Thursday, June 14, 2012

Brooklyn, Burning - Teen Life On The Streets And Beyond Genders



Brooklyn, Burning by Steve Brezenoff

Kid is 16, a drummer and painter, and spends summers on the streets of Brooklyn.

Kid's gender is never revealed, nor is the gender of the object of Kid's affection, Scout, a musician. 

It's a world of street kids, punk rock, and life beyond labels.

Add your review of "Brooklyn, Burning" in comments!

4 comments:

Maggie Desmond-O'Brien said...

I adored this book! I wrote my review here:

http://www.maggiesbookshelf.blogspot.com/2011/08/review-brooklyn-burning.html

Graeme Stone said...

I haven't read the book, but the concept is amazing. How best to challenge our assumptions? Don't reveal crucial information. Then we have to form our opinions on character and action. It reminds me of a study they did with an orchestra where all the auditions were "blind" using a screen so that all the judges heard was the music. They were shocked in their choice of musicians.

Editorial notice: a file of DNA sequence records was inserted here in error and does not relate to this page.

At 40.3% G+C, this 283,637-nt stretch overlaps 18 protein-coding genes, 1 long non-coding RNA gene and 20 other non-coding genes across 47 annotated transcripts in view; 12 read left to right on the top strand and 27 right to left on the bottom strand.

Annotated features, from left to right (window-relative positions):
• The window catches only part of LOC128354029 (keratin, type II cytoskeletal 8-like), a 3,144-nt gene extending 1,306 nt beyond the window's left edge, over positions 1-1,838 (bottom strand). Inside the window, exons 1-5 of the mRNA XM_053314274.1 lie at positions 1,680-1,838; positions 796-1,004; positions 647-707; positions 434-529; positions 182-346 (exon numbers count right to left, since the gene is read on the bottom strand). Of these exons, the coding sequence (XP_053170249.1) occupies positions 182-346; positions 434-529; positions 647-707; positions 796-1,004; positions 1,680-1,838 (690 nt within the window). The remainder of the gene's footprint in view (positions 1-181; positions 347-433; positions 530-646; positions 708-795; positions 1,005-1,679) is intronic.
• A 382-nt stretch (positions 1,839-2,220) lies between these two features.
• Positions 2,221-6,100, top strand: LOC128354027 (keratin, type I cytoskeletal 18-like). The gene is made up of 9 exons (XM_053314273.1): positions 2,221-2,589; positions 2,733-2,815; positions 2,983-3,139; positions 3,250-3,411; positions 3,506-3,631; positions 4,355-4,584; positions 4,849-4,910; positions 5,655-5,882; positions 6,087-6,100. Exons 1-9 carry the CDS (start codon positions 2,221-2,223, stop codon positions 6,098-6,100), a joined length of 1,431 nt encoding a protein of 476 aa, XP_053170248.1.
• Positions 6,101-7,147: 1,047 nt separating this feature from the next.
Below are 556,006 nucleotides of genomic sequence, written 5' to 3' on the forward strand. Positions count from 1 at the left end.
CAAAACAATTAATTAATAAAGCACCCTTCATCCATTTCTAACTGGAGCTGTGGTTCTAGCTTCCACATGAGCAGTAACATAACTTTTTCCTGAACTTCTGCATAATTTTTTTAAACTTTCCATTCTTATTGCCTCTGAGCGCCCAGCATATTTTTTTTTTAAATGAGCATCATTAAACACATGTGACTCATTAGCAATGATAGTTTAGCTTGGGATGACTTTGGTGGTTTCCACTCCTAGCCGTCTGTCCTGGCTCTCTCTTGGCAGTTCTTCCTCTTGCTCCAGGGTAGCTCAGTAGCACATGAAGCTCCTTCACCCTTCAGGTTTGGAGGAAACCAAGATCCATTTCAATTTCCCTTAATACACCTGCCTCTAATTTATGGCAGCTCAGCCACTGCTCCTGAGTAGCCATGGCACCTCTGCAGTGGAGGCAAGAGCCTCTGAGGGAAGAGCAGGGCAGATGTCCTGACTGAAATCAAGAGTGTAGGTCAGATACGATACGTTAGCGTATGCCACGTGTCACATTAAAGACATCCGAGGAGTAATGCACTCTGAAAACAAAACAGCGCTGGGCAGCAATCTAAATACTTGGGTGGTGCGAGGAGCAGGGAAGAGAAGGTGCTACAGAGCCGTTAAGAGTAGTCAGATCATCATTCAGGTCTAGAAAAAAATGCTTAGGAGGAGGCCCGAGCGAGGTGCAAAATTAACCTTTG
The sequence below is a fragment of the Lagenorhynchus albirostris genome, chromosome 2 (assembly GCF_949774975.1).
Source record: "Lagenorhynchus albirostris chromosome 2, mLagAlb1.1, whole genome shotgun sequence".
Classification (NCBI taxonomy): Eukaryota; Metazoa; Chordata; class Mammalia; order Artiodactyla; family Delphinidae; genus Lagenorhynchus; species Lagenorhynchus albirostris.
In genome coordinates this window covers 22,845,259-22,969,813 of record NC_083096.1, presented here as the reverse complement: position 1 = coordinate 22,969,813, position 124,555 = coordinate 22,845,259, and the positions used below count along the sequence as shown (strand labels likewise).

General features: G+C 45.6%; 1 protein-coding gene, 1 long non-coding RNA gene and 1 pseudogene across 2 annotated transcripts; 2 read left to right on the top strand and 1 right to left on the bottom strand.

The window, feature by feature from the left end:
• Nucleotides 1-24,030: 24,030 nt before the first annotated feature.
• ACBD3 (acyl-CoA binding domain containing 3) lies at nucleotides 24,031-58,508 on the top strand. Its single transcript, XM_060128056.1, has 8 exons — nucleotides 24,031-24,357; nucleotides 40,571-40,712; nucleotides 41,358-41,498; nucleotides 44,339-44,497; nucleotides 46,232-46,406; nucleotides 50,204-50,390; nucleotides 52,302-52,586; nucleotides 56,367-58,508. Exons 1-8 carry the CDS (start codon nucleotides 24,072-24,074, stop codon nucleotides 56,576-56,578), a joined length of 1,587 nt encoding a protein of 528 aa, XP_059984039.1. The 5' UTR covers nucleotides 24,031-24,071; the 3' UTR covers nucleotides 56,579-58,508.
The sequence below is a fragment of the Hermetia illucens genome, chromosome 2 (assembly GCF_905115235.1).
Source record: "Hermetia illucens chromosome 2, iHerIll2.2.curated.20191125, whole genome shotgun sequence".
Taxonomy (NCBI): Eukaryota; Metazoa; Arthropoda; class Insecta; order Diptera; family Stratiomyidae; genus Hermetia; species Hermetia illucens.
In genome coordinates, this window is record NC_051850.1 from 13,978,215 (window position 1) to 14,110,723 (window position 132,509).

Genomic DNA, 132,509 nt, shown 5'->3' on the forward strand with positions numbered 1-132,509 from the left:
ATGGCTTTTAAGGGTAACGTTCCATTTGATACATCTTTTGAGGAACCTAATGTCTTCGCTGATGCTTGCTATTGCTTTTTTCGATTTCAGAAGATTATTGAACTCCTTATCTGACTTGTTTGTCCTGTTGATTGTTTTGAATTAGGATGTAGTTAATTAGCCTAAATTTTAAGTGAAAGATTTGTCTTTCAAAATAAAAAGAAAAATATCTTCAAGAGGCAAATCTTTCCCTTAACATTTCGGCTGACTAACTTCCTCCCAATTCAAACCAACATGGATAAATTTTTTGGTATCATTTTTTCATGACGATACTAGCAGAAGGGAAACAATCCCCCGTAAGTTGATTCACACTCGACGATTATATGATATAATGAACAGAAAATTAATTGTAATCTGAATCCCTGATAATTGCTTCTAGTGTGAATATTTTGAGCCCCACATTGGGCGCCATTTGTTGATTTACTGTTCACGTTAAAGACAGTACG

ivanova said...

I thought this book was very original and well-written. It also took place in my old neighborhood and I thought the description of Greenpoint, Brooklyn was very accurate. The warehouse fire that happened in this book is just like one that really happened.

writingwithcats said...

I went and bought this book based on this post (so thanks!).

I'm going to pull my thoughts together into a book review at my blog, but I absolutely LOVED it.

I thought the characters were strong and distinct. I LOVED the gender ambiguity (though I think Kid's father's statement puts Kid in the genderqueer "category" versus simply not knowing Kid's gender or sex) and more importantly, I loved that it was a facet of the story and characters, but at no point did it overtake the characters or the story.

It reminded me in a way of Recitatif by Toni Morrison.